US adults more likely to get vaccinated for flu vs COVID this fall

Despite the emergence of new variants and even after weeks of rising COVID-19 hospitalizations nationwide, 40 percent of Americans are not planning to get the new vaccine, according to survey data from the National Foundation for Infectious Diseases.

However, these adults are more likely to get vaccinated for the flu. Fewer than half of the respondents — 43 percent — said they were unsure or did not plan to get this fall's flu vaccine. 

Of adults over 60 who are eligible for the new respiratory syncytial virus vaccination, only 40 percent said they plan to get it.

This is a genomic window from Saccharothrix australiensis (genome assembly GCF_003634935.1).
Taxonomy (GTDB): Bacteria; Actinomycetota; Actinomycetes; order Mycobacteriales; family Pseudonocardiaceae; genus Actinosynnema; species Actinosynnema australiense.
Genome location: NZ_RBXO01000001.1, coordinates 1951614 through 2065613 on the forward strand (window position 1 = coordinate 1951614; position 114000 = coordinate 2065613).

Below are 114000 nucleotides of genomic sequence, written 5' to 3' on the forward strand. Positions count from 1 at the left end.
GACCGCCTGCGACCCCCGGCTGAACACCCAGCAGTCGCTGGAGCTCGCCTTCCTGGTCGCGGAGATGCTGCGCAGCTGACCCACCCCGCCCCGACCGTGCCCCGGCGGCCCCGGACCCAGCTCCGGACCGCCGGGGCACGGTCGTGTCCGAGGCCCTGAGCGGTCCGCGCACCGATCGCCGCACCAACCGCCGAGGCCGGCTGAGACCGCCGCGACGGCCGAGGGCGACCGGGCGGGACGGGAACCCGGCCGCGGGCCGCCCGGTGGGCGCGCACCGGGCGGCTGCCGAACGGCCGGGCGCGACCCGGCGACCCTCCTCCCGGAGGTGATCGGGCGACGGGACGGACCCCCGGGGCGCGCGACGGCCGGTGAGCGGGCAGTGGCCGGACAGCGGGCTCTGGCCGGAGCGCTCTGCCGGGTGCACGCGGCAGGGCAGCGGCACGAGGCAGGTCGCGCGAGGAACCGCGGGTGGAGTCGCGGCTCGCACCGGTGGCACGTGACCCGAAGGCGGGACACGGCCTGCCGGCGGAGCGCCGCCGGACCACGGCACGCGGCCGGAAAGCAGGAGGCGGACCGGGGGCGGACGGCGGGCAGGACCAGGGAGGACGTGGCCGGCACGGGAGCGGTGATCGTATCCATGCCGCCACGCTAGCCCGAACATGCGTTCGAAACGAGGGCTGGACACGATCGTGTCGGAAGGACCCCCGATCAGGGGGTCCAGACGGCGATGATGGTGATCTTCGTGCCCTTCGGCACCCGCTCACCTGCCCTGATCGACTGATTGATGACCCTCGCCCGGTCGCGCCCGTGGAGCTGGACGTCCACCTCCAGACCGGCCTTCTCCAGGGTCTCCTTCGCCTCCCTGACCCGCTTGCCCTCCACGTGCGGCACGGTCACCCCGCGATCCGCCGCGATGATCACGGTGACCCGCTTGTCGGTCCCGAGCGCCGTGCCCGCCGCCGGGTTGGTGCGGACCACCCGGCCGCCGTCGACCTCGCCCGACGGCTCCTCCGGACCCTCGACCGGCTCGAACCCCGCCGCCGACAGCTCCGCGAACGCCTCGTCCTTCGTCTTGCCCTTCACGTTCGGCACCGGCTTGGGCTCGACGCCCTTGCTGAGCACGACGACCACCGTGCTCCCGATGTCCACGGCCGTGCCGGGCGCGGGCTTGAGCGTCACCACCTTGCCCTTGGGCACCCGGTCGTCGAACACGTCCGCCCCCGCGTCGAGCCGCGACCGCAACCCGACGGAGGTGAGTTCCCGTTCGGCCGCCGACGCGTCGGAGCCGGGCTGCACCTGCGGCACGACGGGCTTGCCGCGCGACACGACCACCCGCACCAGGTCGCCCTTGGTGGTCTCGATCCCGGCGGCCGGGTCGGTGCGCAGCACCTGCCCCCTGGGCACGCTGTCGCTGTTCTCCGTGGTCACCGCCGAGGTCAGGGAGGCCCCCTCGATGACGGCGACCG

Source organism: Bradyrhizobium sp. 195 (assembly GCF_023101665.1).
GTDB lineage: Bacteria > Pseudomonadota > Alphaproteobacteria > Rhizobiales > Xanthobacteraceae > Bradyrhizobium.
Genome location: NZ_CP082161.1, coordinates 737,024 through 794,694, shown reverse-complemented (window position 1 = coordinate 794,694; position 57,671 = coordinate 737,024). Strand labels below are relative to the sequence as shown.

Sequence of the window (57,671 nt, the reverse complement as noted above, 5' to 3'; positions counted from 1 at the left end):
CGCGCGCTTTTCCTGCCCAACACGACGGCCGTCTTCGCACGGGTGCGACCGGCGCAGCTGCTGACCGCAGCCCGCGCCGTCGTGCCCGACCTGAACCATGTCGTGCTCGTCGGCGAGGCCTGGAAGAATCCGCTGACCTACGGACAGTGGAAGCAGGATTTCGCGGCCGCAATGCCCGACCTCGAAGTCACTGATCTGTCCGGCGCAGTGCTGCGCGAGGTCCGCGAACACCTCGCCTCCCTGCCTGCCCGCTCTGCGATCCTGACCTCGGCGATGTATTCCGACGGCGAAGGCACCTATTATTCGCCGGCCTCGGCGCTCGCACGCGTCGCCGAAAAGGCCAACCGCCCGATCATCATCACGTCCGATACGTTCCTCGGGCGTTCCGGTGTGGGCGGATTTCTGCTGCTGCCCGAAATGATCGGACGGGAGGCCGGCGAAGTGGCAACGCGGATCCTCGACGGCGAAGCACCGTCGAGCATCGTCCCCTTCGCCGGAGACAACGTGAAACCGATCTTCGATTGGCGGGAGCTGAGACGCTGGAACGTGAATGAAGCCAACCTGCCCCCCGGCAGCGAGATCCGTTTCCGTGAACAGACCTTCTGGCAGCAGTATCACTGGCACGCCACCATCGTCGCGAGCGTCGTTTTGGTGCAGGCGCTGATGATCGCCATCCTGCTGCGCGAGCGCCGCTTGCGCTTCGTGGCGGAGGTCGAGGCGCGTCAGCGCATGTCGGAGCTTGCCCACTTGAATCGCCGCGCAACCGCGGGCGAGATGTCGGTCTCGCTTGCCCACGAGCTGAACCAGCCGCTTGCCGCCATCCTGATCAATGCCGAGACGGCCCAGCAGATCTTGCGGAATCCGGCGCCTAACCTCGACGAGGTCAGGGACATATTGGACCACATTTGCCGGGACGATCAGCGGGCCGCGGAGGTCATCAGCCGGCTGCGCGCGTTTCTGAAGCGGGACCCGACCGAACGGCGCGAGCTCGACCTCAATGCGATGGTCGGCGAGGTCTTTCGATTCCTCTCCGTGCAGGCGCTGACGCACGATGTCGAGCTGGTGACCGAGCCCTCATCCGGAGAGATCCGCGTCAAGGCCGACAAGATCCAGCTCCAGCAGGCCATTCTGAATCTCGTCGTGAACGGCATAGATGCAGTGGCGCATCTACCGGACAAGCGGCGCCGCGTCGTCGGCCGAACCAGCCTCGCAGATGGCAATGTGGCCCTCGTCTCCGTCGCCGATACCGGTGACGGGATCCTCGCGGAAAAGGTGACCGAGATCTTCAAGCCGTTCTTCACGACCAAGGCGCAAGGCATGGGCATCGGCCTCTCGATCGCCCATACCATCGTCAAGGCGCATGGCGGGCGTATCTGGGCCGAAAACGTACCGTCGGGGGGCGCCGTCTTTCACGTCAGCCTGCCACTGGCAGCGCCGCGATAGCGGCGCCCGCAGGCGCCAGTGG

The data reflects an ongoing trend of a decline in general vaccination rates nationally. 

"The NFID data — which show complacency around vaccination against flu, COVID-19, RSV and pneumococcal disease — are concerning," NFID President Patricia Stinchfield, RN, stated in the Sept. 28 news release. "These diseases can be serious, even in healthy children and adults, but the good news is that we now have prevention tools available to help protect people against severe illness and complications. We just need to use them."


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